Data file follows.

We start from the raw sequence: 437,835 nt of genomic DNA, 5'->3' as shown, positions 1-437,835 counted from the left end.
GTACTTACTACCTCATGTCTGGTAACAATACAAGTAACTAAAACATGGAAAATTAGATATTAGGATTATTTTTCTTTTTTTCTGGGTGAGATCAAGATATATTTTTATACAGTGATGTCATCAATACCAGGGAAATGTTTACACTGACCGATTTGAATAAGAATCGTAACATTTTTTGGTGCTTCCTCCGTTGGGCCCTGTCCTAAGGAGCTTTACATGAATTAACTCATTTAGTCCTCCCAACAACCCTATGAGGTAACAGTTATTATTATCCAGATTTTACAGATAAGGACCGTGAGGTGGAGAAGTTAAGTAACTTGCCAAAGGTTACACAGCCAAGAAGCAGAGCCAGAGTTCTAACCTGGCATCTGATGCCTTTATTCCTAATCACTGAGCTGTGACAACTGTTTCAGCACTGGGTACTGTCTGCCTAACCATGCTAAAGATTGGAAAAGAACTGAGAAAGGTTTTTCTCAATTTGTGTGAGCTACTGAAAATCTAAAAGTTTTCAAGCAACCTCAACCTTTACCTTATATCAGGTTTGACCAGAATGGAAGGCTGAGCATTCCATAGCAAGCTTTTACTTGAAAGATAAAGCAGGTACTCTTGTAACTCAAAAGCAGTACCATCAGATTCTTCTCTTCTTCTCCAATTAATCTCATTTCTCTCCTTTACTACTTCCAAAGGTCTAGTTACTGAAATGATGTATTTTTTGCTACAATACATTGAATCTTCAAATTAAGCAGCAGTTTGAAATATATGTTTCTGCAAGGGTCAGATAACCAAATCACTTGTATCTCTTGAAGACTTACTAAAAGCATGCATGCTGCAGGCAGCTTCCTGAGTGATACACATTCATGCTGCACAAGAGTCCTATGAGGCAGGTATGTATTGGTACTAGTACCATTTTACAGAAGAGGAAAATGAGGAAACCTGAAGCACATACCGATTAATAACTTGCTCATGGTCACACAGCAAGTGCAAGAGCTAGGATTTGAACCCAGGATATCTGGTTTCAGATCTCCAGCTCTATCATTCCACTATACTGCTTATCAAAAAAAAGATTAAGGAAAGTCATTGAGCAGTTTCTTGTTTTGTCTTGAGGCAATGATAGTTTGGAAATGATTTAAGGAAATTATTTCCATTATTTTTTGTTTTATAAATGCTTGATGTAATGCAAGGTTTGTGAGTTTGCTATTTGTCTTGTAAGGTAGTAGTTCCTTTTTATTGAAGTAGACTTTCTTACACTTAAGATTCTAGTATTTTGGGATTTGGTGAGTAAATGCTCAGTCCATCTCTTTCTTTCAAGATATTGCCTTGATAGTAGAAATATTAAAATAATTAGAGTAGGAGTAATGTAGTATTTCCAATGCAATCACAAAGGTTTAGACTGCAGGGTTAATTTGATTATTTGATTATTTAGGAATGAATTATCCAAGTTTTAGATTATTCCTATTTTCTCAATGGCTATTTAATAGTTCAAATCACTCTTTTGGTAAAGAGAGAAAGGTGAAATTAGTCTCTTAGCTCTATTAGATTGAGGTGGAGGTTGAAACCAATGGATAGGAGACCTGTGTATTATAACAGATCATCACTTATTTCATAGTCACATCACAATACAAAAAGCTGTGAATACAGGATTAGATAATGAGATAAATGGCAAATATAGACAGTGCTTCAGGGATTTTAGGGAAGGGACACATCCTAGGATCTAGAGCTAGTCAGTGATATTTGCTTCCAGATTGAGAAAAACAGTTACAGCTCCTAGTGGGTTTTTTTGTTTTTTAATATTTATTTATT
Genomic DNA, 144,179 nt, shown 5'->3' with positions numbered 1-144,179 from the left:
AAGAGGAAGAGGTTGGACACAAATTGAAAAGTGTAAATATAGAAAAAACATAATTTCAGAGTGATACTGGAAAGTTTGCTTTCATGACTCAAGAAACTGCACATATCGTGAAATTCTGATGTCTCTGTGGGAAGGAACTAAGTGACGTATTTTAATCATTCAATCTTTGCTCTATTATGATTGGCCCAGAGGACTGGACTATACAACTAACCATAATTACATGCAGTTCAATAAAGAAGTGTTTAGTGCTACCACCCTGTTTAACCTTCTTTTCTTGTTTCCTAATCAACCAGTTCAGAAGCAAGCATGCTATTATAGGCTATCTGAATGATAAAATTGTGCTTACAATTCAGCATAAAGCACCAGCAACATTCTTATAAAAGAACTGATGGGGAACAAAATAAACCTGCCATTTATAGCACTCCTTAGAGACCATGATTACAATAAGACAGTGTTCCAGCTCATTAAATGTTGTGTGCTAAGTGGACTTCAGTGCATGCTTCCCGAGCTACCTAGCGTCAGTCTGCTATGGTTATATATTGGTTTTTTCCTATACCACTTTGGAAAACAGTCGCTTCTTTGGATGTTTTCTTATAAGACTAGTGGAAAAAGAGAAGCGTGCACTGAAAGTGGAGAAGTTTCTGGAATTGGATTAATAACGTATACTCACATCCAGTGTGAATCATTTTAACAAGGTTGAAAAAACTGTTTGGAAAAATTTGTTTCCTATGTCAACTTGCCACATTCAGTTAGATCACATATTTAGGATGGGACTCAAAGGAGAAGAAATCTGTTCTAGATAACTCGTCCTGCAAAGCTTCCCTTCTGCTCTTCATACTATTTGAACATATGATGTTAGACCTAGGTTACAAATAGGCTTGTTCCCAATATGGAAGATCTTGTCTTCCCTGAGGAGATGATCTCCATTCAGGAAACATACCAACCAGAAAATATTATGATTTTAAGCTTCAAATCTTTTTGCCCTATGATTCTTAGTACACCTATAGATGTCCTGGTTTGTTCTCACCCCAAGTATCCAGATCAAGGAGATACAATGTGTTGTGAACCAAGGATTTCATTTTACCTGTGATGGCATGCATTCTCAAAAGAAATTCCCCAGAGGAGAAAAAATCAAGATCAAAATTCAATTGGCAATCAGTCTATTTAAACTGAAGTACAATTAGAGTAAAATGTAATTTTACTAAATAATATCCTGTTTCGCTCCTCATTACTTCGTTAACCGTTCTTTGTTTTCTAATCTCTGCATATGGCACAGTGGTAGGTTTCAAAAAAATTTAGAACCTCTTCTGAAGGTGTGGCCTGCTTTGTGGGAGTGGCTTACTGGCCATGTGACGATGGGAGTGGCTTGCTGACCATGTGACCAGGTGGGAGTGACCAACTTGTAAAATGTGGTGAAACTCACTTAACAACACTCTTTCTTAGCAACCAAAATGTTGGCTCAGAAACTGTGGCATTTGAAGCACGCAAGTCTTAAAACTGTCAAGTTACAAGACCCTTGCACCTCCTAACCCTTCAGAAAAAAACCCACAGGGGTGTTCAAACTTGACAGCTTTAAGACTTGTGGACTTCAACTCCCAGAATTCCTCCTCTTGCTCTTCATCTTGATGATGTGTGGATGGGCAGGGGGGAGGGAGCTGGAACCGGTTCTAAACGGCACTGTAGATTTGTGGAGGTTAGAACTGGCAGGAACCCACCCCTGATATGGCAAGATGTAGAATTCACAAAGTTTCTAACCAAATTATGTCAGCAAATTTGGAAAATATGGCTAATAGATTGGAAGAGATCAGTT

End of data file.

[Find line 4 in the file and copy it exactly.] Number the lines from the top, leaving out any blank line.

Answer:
AAGAGGAAGAGGTTGGACACAAATTGAAAAGTGTAAATATAGAAAAAACATAATTTCAGAGTGATACTGGAAAGTTTGCTTTCATGACTCAAGAAACTGCACATATCGTGAAATTCTGATGTCTCTGTGGGAAGGAACTAAGTGACGTATTTTAATCATTCAATCTTTGCTCTATTATGATTGGCCCAGAGGACTGGACTATACAACTAACCATAATTACATGCAGTTCAATAAAGAAGTGTTTAGTGCTACCACCCTGTTTAACCTTCTTTTCTTGTTTCCTAATCAACCAGTTCAGAAGCAAGCATGCTATTATAGGCTATCTGAATGATAAAATTGTGCTTACAATTCAGCATAAAGCACCAGCAACATTCTTATAAAAGAACTGATGGGGAACAAAATAAACCTGCCATTTATAGCACTCCTTAGAGACCATGATTACAATAAGACAGTGTTCCAGCTCATTAAATGTTGTGTGCTAAGTGGACTTCAGTGCATGCTTCCCGAGCTACCTAGCGTCAGTCTGCTATGGTTATATATTGGTTTTTTCCTATACCACTTTGGAAAACAGTCGCTTCTTTGGATGTTTTCTTATAAGACTAGTGGAAAAAGAGAAGCGTGCACTGAAAGTGGAGAAGTTTCTGGAATTGGATTAATAACGTATACTCACATCCAGTGTGAATCATTTTAACAAGGTTGAAAAAACTGTTTGGAAAAATTTGTTTCCTATGTCAACTTGCCACATTCAGTTAGATCACATATTTAGGATGGGACTCAAAGGAGAAGAAATCTGTTCTAGATAACTCGTCCTGCAAAGCTTCCCTTCTGCTCTTCATACTATTTGAACATATGATGTTAGACCTAGGTTACAAATAGGCTTGTTCCCAATATGGAAGATCTTGTCTTCCCTGAGGAGATGATCTCCATTCAGGAAACATACCAACCAGAAAATATTATGATTTTAAGCTTCAAATCTTTTTGCCCTATGATTCTTAGTACACCTATAGATGTCCTGGTTTGTTCTCACCCCAAGTATCCAGATCAAGGAGATACAATGTGTTGTGAACCAAGGATTTCATTTTACCTGTGATGGCATGCATTCTCAAAAGAAATTCCCCAGAGGAGAAAAAATCAAGATCAAAATTCAATTGGCAATCAGTCTATTTAAACTGAAGTACAATTAGAGTAAAATGTAATTTTACTAAATAATATCCTGTTTCGCTCCTCATTACTTCGTTAACCGTTCTTTGTTTTCTAATCTCTGCATATGGCACAGTGGTAGGTTTCAAAAAAATTTAGAACCTCTTCTGAAGGTGTGGCCTGCTTTGTGGGAGTGGCTTACTGGCCATGTGACGATGGGAGTGGCTTGCTGACCATGTGACCAGGTGGGAGTGACCAACTTGTAAAATGTGGTGAAACTCACTTAACAACACTCTTTCTTAGCAACCAAAATGTTGGCTCAGAAACTGTGGCATTTGAAGCACGCAAGTCTTAAAACTGTCAAGTTACAAGACCCTTGCACCTCCTAACCCTTCAGAAAAAAACCCACAGGGGTGTTCAAACTTGACAGCTTTAAGACTTGTGGACTTCAACTCCCAGAATTCCTCCTCTTGCTCTTCATCTTGATGATGTGTGGATGGGCAGGGGGGAGGGAGCTGGAACCGGTTCTAAACGGCACTGTAGATTTGTGGAGGTTAGAACTGGCAGGAACCCACCCCTGATATGGCAAGATGTAGAATTCACAAAGTTTCTAACCAAATTATGTCAGCAAATTTGGAAAATATGGCTAATAGATTGGAAGAGATCAGTT